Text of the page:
As applicable here the essential rule is that the sovereign itself cannot be taxed, but the pay of government officers and employees, State, Federal and local can be taxed as long as the taxing authority does not discriminate on the basis of the source of the pay.
For example, it would be impermissible for a State or County to tax the pay of federal judges, if the pay of state judges were not equally taxed.
The judges argued that Jefferson County has imposed not an income tax, would say acknowledge would be permissible, but a licensing scheme, which they maintain is impermissible.
The ordinance pay point that declares it unlawful to engage in a covered occupation without paying the license fee.
We reject that argument, although Jefferson County may have chosen the words of the ordinance incautiously.
In reality the County has installed no regulatory scheme, it is simply taxing judges pay.
Jefferson County neither issues licenses to taxpayers nor in anyway endeavors to regulate them in the performance of their duties based on their status as licensed taxpayers and the County has not been so bold as to demand that the judges stop working in Federal Court until by paying the tax, they receive lawful permission to do their federal job.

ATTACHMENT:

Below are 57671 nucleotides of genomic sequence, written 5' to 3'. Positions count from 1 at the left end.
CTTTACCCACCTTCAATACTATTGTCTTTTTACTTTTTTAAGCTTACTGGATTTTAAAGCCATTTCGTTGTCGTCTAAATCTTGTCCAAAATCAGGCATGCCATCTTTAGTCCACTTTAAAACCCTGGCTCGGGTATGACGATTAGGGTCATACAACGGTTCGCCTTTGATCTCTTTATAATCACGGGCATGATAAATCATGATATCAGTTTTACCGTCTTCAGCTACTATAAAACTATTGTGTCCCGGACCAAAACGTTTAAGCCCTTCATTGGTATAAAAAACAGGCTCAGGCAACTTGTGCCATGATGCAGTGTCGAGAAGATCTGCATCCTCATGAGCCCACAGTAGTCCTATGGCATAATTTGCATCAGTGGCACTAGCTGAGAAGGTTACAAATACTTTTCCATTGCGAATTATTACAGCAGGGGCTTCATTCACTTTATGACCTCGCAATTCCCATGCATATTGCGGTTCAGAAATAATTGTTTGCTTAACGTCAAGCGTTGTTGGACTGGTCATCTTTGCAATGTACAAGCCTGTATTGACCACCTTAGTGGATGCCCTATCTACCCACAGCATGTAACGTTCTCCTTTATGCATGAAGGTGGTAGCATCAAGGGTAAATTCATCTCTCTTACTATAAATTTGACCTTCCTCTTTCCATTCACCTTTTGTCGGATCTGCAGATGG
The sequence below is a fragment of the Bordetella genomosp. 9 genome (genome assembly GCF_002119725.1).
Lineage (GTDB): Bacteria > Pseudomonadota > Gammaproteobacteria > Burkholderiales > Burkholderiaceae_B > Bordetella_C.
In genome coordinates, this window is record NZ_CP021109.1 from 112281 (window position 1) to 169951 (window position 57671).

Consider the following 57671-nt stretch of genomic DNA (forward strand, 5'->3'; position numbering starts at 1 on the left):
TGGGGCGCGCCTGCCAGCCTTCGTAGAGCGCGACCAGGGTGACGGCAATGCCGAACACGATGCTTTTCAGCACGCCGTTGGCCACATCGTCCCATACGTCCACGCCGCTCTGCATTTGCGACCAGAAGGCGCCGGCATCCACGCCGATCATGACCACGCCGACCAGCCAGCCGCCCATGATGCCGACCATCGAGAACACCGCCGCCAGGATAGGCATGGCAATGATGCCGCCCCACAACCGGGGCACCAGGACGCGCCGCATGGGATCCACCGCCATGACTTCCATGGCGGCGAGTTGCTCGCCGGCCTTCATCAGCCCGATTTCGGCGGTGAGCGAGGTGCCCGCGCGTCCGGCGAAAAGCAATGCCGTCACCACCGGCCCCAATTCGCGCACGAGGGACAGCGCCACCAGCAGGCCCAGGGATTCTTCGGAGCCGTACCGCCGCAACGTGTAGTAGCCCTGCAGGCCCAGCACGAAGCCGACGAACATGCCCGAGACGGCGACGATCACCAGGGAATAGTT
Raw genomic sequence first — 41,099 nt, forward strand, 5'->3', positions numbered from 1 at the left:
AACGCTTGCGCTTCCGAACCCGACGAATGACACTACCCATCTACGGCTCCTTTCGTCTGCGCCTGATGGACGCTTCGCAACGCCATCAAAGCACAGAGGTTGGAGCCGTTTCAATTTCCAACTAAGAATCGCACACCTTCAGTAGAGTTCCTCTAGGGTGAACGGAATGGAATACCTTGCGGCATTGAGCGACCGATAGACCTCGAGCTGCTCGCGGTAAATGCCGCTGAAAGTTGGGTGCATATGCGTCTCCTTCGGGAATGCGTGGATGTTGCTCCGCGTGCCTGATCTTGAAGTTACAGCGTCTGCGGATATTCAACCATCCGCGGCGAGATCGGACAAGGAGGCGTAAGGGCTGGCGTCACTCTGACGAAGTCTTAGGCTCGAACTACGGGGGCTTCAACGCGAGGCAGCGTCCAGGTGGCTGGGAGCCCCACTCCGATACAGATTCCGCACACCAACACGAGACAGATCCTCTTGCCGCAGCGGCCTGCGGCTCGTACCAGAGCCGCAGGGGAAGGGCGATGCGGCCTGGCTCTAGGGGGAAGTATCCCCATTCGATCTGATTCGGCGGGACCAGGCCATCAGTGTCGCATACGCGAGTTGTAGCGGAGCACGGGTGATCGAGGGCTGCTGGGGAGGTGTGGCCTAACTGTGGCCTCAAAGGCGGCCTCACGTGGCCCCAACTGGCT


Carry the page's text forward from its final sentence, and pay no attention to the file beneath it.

In response to the judge’s refusal to pay the tax, Jefferson County has simply instituted a collection suit.
Ruth Bader Ginsburg:
Congress has commanded that state taxation of the pay of federal employees must not discriminate because of the federal cost of the payroll compensation.
Jefferson County, we hold, honors that command, the tax which is paid by all state judges in the County does not discriminate against federal judges, in particular or federal officeholders in general.
Justice Scalia has filed an opinion concurring in part and dissenting in part in which the Chief Justice, Justice Souter and Justice Thomas have joined; Justice Breyer has filed an opinion concurring in part and dissenting in part in which Justice O’Connor has joined.
That sounds complicated but it was down to this.
On removability of the action from State Court to Federal Court we divide five to four.
Chief Justice, Justice Scalia, Justice Souter and Justice Thomas withhold the collection actions not removable from State Court, but having lost on that issue they have joined the Court on the remaining issues.
We are unanimous that the Tax Injunction Act does not stop the case from proceeding in Federal Court and on the merits Seven Justices agree that the County’s tax maybe imposed on Federal and State Judges.
Alike two Justices, Justice O’Connor and Justice Breyer, in an opinion by Justice Breyer conclude that the intergovernmental tax immunity doctrine shields the federal judges from Jefferson County’s tax.